Individually owned business enterprises no longer offer protection in family litigation as they have traditionally done in commercial litigation, but the Ontario Court of Appeal has outlined when and how the corporate veil may be pierced. In an October 2006 ruling (Wildman v. Wildman), the court determined that individuals who own companies cannot use businesses to avoid paying child and spousal support.
The corporate veil is the structure that allows business people, for tax and other purposes, to have two separate legal personae. This veil can protect business owners and their families personally from the functions of their corporations. However, in the ruling, the judge held that "the law must be vigilant to ensure that permissible corporate arrangements do not work an injustice in the realm of family law. In appropriate cases, piercing of the corporate veil of one spouse's business enterprises may be an essential mechanism for ensuring that the other spouse and children of the marriage receive the financial support to which, by law, they are entitled."
Here are the guidelines for such rulings: First, the business must be owned by the individual spouse who has complete financial, practical, and policy control over it. Next, the business owner in question must have used this control "to commit a fraud or wrong that would unjustly deprive a claimant of his or her rights" and, finally, "the misconduct must be the reason for the third party's injury or loss." This means that, though the company need not have been formed in order to commit such a wrong, if it did commit the wrong it can lose the protections of the corporate veil. The priority is determining what the spouses' real assets are and how to distribute them fairly.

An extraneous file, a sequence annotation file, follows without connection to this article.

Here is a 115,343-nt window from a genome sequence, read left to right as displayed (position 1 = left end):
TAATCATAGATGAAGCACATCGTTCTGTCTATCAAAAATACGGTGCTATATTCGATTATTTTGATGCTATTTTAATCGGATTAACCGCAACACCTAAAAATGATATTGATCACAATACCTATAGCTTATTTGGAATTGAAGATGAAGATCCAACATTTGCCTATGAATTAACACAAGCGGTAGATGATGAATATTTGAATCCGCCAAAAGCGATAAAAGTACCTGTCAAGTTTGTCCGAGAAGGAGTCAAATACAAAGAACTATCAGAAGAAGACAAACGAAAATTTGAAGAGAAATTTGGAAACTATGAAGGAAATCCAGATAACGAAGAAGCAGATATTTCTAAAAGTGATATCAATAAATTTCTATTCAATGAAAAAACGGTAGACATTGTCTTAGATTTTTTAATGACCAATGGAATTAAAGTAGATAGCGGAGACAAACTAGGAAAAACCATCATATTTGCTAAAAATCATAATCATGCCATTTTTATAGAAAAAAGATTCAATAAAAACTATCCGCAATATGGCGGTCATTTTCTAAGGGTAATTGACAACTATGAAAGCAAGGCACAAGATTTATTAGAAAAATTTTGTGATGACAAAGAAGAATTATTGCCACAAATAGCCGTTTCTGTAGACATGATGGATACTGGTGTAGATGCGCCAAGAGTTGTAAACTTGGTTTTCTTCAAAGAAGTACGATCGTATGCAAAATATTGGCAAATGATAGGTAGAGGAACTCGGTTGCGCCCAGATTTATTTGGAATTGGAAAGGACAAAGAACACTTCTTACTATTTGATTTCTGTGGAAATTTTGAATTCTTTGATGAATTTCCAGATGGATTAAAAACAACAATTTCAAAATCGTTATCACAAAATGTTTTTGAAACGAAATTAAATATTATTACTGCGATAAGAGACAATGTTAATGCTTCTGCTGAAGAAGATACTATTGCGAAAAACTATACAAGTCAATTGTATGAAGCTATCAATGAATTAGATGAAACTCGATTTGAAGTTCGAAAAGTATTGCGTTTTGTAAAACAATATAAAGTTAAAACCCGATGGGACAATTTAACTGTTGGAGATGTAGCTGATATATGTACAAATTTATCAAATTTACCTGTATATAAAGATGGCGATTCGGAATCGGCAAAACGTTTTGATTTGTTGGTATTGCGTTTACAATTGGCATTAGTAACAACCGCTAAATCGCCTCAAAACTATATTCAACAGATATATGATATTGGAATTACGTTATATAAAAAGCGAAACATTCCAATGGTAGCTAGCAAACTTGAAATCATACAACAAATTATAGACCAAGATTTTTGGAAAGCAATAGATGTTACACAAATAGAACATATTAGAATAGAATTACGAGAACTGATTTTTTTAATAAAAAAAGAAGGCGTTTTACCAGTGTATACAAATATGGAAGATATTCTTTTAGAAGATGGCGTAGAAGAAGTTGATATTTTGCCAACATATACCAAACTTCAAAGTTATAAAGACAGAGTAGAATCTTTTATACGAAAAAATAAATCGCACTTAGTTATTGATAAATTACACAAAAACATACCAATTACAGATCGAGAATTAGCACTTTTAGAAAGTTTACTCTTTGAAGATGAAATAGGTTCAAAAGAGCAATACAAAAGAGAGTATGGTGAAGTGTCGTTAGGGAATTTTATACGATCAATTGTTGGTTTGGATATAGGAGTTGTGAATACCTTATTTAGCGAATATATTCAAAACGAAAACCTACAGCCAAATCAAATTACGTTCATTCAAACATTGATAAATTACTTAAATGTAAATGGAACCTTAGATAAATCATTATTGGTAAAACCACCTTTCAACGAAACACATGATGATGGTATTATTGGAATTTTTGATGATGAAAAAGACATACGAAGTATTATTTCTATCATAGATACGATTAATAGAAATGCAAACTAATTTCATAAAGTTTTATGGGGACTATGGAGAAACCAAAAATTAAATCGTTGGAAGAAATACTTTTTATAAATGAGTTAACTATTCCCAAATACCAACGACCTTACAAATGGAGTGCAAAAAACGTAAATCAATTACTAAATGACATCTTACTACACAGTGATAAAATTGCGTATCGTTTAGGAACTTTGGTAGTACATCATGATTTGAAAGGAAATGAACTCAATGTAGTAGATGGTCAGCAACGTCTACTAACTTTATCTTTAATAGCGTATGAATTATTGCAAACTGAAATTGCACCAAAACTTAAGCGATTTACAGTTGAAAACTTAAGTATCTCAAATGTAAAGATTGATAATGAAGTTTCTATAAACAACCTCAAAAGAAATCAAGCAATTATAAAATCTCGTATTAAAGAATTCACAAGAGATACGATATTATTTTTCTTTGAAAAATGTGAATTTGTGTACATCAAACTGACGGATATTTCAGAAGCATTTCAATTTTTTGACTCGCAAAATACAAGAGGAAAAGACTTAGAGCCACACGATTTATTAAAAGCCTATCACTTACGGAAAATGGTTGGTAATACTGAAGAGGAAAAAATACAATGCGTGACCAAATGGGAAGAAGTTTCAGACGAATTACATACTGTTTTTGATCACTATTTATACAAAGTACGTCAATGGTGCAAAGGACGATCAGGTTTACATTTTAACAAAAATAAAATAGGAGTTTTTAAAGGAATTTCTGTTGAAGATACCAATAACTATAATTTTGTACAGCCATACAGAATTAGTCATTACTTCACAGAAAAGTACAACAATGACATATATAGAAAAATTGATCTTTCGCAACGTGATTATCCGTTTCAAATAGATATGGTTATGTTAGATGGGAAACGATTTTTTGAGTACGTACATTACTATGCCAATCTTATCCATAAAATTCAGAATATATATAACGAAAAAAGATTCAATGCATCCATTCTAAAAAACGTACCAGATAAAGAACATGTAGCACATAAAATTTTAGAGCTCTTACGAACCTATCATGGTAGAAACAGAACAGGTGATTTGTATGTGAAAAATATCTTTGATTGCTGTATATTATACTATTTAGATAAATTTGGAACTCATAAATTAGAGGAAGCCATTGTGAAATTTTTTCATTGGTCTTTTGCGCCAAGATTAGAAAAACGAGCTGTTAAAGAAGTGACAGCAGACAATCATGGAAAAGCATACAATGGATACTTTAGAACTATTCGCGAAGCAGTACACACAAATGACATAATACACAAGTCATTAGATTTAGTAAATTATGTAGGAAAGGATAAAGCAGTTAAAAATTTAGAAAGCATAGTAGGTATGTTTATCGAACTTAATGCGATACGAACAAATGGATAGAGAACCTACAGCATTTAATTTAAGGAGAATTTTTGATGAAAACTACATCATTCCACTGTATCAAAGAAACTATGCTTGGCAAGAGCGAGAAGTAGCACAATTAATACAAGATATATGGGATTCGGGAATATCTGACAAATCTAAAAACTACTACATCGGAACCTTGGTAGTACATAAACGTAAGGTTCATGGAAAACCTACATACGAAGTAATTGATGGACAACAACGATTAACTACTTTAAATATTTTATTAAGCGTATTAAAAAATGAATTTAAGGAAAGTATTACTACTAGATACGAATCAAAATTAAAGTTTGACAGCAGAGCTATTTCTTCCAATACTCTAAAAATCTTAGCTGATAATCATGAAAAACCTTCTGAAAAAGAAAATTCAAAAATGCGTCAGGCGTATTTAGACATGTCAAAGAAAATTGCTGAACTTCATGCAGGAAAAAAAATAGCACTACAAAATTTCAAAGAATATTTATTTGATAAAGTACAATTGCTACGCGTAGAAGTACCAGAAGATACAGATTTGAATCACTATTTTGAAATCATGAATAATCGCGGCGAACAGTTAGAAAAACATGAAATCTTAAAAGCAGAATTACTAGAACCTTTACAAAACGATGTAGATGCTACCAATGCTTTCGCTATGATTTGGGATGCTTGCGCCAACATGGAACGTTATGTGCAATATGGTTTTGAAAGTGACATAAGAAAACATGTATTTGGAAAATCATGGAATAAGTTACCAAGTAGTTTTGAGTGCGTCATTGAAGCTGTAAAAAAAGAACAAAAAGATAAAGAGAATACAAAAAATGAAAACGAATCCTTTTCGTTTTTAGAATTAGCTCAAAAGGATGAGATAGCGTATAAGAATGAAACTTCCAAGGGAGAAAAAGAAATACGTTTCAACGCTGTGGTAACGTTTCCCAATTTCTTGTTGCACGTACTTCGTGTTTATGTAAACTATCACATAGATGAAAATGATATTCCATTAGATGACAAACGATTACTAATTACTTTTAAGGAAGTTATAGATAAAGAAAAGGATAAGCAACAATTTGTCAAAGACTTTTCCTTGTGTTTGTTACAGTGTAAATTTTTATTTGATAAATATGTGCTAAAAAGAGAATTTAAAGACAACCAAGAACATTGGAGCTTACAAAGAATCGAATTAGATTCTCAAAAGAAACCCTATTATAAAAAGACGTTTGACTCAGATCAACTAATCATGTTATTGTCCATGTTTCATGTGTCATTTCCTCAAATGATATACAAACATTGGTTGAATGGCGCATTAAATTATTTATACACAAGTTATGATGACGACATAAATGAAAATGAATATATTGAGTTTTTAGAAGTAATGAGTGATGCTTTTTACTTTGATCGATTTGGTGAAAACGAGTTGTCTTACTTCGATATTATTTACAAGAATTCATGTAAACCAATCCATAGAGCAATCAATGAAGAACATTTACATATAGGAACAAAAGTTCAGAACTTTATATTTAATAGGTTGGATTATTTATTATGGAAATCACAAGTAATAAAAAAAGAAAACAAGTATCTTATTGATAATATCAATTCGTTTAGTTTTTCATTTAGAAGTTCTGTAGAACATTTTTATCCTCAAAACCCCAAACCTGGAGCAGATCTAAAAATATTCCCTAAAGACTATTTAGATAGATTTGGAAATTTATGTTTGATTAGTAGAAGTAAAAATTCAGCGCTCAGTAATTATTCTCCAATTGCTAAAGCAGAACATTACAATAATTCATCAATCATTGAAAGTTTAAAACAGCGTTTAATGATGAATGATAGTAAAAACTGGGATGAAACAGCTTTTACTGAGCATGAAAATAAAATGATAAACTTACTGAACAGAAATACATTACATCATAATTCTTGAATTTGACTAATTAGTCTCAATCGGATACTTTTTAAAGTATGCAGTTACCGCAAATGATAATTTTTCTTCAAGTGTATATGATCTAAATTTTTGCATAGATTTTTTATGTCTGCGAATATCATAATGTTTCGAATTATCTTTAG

In the case in question, the business-owner spouse did not keep his personal and business interests separate and enjoyed redirected finances for his own use. He also disregarded court orders concerning support payments to his spouse and two children. The court saw that the corporate veil did not separate the spouse from his company and thus could not be used to prevent support from reaching his wife and children.
Reviewed March 2015